Do not click on the Facebook link to Rihanna's sex tape. The link going viral on social media Web site is nothing but a scam that could disrupt the operation of your devices. Besides Rihanna's sex tape, there are many other such links with appealing titles swirling around the internet that users need to beware of.
According to the Guardian, antivirus company Bitdefender has released a list of 10 most popular malware scams making rounds on Facebook in 2014. The report notes that the most popular Facebook scam is the one that promises viewers to tell them the number of visitors who viewed their profiles. The company has recognised 30.2 percent of such fraudulent links on the social networking website in the year of 2014.
The publication has published the list shared with it by Bitdefender. Based on the list, after the profile visitors link, the "change your Facebook color" scam is quite popular with 7.38 percent of such links identified. Rihanna's sex tape charts at number three with 4.76 percent of malicious Facebook links. It is followed by "check my status update to get free Facebook T-shirt," "say goodbye to Blue Facebook" and "unsealed. we are giving them away for free" links. Finding out who viewed profiles and changing Facebook themes are other popular Facebook scams.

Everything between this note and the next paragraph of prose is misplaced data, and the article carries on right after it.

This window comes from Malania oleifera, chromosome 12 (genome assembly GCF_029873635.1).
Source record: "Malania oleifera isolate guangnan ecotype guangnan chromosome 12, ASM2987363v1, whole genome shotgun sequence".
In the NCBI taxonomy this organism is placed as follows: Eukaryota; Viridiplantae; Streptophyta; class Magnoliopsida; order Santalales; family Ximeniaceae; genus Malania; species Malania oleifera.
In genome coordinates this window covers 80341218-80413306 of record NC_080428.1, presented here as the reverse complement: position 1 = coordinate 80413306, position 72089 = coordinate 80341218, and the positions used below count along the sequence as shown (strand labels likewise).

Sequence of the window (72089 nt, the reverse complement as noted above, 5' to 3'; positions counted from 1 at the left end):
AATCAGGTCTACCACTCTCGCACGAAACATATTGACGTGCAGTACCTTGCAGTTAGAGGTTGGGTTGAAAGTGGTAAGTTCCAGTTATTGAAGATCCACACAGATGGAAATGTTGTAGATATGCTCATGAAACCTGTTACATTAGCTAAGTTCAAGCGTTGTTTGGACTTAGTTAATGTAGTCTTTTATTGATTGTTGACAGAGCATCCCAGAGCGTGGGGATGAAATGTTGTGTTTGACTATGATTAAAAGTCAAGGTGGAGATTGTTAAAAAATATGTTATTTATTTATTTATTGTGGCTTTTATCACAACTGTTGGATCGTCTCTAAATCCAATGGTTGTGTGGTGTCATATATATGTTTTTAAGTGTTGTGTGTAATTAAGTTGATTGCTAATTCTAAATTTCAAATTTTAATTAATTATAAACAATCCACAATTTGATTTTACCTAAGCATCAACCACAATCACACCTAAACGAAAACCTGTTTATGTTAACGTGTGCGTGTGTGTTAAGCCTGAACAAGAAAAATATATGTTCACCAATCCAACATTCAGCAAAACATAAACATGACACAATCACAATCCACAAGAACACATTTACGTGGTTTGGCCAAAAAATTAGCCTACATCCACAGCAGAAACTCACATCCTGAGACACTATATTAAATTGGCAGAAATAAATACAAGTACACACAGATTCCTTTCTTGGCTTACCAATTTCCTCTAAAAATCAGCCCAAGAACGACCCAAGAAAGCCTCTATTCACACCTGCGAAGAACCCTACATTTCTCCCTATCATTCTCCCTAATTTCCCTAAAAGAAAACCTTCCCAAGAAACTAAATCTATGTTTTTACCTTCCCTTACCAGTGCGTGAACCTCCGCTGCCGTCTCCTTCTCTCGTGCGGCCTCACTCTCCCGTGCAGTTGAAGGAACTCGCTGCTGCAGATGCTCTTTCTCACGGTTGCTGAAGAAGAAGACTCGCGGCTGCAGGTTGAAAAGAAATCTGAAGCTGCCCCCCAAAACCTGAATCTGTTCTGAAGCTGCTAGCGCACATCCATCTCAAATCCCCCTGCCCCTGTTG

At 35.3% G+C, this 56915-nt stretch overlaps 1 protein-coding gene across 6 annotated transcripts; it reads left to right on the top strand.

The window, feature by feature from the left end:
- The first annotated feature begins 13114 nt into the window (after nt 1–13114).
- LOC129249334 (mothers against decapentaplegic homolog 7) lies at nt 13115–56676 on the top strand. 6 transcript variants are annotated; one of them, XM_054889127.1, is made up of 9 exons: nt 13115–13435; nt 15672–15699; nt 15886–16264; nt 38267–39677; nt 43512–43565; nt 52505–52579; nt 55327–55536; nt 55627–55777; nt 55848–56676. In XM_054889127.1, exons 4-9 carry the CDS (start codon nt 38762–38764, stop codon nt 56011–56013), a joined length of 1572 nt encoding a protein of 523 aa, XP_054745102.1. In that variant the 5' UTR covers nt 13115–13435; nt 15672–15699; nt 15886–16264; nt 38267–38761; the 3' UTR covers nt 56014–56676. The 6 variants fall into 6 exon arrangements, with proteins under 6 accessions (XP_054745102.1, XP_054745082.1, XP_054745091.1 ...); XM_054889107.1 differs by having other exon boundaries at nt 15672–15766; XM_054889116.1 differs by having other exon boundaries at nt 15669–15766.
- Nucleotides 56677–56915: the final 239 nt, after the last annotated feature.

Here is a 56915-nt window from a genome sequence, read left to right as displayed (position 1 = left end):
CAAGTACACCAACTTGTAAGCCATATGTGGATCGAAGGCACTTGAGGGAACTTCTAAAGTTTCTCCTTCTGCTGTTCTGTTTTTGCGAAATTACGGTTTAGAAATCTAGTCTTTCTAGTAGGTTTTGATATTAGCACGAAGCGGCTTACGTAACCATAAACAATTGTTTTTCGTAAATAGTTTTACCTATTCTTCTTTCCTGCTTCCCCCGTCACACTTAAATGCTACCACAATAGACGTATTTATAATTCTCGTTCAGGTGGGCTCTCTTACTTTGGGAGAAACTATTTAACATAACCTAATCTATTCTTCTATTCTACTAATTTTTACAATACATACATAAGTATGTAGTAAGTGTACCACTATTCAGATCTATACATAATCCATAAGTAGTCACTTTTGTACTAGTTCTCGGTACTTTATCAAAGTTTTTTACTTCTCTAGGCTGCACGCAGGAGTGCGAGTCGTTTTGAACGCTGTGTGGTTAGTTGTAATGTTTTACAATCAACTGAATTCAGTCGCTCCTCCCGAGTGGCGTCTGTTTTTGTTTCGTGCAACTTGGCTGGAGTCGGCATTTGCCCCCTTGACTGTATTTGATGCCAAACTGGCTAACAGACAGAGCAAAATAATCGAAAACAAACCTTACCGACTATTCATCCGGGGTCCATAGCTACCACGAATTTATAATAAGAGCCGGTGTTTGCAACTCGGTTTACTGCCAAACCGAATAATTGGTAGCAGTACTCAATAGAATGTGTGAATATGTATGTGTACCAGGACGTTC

The report notes that last year, a fake link to Taylor Swift's non-existent sex tape and winning a free Disneyland trip were some of the popular Facebook scams users fell victim to.
These links with appealing titles usually take the users to malicious websites that reportedly try to install viruses to the devices accessing the page.
"This is social engineering at its finest—a challenging mental game that pushes the right psychological buttons," Catalin Cosoi, chief security strategist at Bitdefender, told the Guardian.
"The baits have changed over time, with stalkers, peekers, admirers, overly attached girlfriends and exes haunting you, but the reason this scam works is simple: human nature," Cosoi added.
Bitdefender has reportedly designed an app that warns Facebook users against such threats.
According to a latest report, a new Facebook scam promised its user to hack anyone's account. But the users who fell for the trick ended up hacking their own accounts, reported Symantec.com. The report notes that this is not the first time such a scam has surfaced. Scammers fooled users with similar tricks in 2011. The scammers reportedly targeted users in India.